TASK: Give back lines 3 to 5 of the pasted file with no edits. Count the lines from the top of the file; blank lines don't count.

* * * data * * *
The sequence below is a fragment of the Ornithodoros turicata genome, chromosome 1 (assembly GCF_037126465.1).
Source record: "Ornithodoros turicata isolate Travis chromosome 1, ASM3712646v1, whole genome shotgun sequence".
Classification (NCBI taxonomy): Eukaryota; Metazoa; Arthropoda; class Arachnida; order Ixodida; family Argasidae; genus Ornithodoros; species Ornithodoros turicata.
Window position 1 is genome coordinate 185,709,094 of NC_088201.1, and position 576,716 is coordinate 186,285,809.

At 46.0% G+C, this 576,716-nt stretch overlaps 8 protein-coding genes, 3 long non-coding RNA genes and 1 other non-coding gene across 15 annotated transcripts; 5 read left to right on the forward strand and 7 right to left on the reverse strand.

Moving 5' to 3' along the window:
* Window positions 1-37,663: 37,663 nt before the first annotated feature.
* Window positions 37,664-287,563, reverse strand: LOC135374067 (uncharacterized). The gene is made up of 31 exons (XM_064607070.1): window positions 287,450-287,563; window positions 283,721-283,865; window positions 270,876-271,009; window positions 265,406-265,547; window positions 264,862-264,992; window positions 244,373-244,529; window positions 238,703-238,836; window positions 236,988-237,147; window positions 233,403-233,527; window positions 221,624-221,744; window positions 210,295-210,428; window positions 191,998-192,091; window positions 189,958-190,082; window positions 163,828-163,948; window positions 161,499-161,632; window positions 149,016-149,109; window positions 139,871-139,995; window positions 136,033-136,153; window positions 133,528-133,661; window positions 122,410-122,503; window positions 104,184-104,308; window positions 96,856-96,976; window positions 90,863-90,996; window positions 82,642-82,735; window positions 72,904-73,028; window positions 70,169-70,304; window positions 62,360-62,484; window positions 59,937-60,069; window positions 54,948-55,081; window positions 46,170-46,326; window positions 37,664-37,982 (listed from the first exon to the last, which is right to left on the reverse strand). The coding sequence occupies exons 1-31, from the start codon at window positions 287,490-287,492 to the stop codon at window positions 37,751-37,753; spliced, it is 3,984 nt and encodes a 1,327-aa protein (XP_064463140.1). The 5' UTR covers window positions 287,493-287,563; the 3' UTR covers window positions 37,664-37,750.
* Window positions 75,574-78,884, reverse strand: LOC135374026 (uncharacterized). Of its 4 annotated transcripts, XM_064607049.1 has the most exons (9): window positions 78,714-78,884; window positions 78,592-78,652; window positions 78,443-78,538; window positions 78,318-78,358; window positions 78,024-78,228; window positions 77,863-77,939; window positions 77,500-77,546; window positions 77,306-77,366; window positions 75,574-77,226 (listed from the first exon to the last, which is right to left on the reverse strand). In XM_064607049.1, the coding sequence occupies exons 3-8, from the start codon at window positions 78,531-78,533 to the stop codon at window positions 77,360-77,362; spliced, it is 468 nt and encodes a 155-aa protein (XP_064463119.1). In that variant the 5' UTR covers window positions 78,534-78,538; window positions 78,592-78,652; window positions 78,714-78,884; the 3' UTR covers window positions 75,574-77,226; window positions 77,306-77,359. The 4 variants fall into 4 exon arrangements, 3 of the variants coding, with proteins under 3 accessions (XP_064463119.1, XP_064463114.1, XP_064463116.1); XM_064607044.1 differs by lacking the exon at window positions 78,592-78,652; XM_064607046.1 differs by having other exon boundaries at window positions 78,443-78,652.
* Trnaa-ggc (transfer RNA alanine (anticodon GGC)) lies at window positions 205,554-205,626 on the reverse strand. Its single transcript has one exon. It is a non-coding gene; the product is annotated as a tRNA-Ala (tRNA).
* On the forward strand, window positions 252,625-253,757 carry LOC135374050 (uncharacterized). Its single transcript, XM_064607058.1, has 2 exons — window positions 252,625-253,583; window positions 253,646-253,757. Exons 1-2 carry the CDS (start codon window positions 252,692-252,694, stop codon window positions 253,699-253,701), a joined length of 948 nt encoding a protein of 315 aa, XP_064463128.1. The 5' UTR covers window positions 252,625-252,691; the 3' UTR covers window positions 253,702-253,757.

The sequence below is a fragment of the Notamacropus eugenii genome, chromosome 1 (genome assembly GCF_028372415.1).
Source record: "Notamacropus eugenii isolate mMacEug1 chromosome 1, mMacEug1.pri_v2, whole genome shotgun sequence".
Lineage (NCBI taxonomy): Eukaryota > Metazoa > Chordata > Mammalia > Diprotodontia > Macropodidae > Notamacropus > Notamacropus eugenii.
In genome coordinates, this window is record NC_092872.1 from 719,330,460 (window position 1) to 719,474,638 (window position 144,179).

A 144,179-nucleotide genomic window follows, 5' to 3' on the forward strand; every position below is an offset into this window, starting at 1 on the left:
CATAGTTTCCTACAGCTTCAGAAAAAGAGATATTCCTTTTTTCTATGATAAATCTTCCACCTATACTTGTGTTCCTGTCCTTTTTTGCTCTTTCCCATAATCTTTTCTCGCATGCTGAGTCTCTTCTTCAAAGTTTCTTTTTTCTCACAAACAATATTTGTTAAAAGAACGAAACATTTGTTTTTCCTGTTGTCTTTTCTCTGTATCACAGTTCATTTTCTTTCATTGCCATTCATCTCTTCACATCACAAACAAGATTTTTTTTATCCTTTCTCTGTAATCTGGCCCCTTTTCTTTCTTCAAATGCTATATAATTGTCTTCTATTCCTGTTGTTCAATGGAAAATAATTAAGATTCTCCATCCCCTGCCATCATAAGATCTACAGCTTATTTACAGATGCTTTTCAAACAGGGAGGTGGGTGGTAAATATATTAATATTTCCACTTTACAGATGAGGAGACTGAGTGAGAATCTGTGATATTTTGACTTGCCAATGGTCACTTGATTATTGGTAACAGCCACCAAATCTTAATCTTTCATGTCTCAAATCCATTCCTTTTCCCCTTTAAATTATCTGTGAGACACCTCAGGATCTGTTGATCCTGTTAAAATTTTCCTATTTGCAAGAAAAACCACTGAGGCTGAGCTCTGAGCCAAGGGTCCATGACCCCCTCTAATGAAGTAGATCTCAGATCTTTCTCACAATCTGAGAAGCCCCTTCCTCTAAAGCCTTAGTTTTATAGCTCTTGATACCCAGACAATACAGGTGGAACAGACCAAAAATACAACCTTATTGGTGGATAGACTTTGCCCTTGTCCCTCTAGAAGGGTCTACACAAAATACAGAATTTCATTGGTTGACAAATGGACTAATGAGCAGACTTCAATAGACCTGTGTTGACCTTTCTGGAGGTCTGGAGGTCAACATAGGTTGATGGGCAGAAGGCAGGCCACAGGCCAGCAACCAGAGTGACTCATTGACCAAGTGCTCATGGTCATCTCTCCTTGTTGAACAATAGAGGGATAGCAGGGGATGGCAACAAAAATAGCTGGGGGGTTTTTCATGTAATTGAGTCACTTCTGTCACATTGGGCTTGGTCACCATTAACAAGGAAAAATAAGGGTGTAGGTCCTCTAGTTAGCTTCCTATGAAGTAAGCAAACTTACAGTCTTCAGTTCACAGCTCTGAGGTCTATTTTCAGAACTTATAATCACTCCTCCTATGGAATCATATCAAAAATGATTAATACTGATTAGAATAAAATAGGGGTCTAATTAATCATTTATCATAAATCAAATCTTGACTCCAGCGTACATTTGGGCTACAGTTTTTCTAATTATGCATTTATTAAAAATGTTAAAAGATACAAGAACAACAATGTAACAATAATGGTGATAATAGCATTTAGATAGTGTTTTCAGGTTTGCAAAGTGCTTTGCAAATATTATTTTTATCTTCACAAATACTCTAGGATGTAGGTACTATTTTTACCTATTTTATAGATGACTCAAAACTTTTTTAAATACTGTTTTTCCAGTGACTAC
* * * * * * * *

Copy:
Classification (NCBI taxonomy): Eukaryota; Metazoa; Arthropoda; class Arachnida; order Ixodida; family Argasidae; genus Ornithodoros; species Ornithodoros turicata.
Window position 1 is genome coordinate 185,709,094 of NC_088201.1, and position 576,716 is coordinate 186,285,809.

At 46.0% G+C, this 576,716-nt stretch overlaps 8 protein-coding genes, 3 long non-coding RNA genes and 1 other non-coding gene across 15 annotated transcripts; 5 read left to right on the forward strand and 7 right to left on the reverse strand.